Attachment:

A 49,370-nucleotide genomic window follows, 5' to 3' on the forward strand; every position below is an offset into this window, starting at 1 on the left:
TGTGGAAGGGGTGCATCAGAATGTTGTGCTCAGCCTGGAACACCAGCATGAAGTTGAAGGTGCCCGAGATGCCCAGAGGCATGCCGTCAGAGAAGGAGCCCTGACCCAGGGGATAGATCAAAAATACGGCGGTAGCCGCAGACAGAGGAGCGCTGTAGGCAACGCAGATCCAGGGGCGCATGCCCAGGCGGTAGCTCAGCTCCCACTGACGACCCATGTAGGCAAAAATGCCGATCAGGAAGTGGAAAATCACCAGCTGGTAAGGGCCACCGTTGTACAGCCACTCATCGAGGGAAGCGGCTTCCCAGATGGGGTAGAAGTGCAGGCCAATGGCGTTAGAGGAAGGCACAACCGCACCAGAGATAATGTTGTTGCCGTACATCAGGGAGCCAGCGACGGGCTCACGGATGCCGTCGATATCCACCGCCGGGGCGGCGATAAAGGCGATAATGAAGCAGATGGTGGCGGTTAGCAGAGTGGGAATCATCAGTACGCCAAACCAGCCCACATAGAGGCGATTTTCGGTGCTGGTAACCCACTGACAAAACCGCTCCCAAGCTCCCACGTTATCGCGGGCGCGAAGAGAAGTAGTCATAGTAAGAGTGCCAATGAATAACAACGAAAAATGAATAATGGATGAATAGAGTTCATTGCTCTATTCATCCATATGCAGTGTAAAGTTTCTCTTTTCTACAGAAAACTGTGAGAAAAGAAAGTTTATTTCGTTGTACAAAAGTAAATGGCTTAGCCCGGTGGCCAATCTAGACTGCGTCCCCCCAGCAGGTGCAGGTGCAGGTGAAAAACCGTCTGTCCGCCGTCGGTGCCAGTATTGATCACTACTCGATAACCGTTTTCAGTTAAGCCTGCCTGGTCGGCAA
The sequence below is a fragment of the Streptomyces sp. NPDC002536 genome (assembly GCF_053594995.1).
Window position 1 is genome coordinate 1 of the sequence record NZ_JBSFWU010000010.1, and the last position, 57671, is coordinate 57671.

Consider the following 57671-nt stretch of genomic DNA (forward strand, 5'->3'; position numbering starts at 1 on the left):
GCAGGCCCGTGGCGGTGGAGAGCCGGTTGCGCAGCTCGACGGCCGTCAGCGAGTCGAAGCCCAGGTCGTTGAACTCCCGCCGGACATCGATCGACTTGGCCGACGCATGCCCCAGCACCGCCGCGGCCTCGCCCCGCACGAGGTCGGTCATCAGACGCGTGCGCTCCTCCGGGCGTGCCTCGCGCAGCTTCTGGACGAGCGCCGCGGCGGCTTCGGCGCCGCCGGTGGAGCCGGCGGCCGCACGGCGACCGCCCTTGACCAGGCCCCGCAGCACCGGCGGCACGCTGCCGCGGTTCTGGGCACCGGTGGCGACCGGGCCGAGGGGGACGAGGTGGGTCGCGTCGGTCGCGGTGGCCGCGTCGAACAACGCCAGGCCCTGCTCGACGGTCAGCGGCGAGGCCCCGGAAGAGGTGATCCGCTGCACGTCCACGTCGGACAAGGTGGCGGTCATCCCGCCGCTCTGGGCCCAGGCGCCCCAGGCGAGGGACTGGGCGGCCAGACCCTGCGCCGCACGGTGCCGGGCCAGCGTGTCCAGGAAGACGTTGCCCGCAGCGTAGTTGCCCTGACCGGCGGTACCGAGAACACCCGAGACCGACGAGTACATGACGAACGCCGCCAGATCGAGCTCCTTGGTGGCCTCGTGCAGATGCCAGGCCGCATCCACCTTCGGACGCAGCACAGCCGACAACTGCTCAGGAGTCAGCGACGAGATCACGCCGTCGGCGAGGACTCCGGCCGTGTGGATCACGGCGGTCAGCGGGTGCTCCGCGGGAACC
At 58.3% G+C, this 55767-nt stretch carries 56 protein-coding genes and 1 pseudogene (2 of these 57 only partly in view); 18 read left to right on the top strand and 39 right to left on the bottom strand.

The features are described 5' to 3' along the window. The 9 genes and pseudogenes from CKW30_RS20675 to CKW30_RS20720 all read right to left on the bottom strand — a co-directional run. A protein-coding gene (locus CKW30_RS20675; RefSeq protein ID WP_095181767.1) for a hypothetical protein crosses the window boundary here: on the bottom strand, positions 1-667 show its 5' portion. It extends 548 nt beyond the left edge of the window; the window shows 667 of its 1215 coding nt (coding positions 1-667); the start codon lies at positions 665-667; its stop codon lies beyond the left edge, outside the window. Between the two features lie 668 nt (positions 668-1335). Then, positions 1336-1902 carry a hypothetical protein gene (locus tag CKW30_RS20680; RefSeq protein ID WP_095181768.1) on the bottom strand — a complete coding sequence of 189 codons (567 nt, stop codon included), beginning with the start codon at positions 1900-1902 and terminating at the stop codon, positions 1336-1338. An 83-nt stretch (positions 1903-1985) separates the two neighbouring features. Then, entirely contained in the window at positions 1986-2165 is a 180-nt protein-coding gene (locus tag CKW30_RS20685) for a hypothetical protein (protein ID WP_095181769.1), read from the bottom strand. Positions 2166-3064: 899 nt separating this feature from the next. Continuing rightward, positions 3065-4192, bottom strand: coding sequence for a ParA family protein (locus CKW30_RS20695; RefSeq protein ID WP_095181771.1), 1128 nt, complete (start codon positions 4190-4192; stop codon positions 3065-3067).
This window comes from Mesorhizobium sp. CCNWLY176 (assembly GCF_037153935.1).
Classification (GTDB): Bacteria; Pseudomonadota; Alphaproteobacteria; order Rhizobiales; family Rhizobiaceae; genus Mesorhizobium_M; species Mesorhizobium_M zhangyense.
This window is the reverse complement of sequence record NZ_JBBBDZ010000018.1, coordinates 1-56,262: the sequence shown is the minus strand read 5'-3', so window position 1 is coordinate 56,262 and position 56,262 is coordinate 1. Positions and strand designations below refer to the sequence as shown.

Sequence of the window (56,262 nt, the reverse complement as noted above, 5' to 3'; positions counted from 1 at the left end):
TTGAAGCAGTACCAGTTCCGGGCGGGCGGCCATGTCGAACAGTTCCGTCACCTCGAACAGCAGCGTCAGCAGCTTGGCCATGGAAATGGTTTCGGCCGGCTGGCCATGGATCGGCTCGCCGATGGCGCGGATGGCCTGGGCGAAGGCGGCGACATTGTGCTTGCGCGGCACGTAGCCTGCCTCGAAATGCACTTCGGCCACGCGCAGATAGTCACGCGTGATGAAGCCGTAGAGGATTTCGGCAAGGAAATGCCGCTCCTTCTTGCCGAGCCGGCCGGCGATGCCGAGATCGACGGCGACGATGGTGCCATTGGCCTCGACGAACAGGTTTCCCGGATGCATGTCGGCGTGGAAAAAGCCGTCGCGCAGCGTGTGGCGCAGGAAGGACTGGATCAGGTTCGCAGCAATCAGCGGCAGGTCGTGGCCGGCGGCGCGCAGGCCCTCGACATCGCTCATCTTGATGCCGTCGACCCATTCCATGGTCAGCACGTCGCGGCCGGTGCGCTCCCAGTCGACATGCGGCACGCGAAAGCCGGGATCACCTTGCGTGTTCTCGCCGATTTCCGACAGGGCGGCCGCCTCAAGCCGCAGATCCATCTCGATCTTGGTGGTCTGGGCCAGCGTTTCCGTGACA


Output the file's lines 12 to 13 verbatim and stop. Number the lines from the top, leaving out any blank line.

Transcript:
Sequence of the window (56,262 nt, the reverse complement as noted above, 5' to 3'; positions counted from 1 at the left end):
TTGAAGCAGTACCAGTTCCGGGCGGGCGGCCATGTCGAACAGTTCCGTCACCTCGAACAGCAGCGTCAGCAGCTTGGCCATGGAAATGGTTTCGGCCGGCTGGCCATGGATCGGCTCGCCGATGGCGCGGATGGCCTGGGCGAAGGCGGCGACATTGTGCTTGCGCGGCACGTAGCCTGCCTCGAAATGCACTTCGGCCACGCGCAGATAGTCACGCGTGATGAAGCCGTAGAGGATTTCGGCAAGGAAATGCCGCTCCTTCTTGCCGAGCCGGCCGGCGATGCCGAGATCGACGGCGACGATGGTGCCATTGGCCTCGACGAACAGGTTTCCCGGATGCATGTCGGCGTGGAAAAAGCCGTCGCGCAGCGTGTGGCGCAGGAAGGACTGGATCAGGTTCGCAGCAATCAGCGGCAGGTCGTGGCCGGCGGCGCGCAGGCCCTCGACATCGCTCATCTTGATGCCGTCGACCCATTCCATGGTCAGCACGTCGCGGCCGGTGCGCTCCCAGTCGACATGCGGCACGCGAAAGCCGGGATCACCTTGCGTGTTCTCGCCGATTTCCGACAGGGCGGCCGCCTCAAGCCGCAGATCCATCTCGATCTTGGTGGTCTGGGCCAGCGTTTCCGTGACA